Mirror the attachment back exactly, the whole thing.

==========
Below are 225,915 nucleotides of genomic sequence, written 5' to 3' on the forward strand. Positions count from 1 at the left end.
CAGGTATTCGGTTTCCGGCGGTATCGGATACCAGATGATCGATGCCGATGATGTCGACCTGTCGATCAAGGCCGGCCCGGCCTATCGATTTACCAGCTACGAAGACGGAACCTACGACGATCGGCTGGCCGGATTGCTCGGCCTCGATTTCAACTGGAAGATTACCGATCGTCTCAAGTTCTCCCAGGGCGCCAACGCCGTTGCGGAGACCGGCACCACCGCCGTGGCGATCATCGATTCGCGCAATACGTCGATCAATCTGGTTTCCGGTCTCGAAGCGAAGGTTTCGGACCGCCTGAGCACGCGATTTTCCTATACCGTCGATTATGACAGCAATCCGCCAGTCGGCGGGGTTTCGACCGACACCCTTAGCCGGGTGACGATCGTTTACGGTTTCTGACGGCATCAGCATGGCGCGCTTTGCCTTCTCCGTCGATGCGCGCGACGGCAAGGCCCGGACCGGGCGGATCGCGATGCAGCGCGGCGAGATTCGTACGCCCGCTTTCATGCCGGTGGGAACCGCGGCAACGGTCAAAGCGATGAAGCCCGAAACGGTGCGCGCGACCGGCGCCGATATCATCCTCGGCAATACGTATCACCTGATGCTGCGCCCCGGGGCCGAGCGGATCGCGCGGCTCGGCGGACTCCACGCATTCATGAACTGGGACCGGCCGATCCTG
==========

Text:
Below are 225,915 nucleotides of genomic sequence, written 5' to 3' on the forward strand. Positions count from 1 at the left end.
CAGGTATTCGGTTTCCGGCGGTATCGGATACCAGATGATCGATGCCGATGATGTCGACCTGTCGATCAAGGCCGGCCCGGCCTATCGATTTACCAGCTACGAAGACGGAACCTACGACGATCGGCTGGCCGGATTGCTCGGCCTCGATTTCAACTGGAAGATTACCGATCGTCTCAAGTTCTCCCAGGGCGCCAACGCCGTTGCGGAGACCGGCACCACCGCCGTGGCGATCATCGATTCGCGCAATACGTCGATCAATCTGGTTTCCGGTCTCGAAGCGAAGGTTTCGGACCGCCTGAGCACGCGATTTTCCTATACCGTCGATTATGACAGCAATCCGCCAGTCGGCGGGGTTTCGACCGACACCCTTAGCCGGGTGACGATCGTTTACGGTTTCTGACGGCATCAGCATGGCGCGCTTTGCCTTCTCCGTCGATGCGCGCGACGGCAAGGCCCGGACCGGGCGGATCGCGATGCAGCGCGGCGAGATTCGTACGCCCGCTTTCATGCCGGTGGGAACCGCGGCAACGGTCAAAGCGATGAAGCCCGAAACGGTGCGCGCGACCGGCGCCGATATCATCCTCGGCAATACGTATCACCTGATGCTGCGCCCCGGGGCCGAGCGGATCGCGCGGCTCGGCGGACTCCACGCATTCATGAACTGGGACCGGCCGATCCTG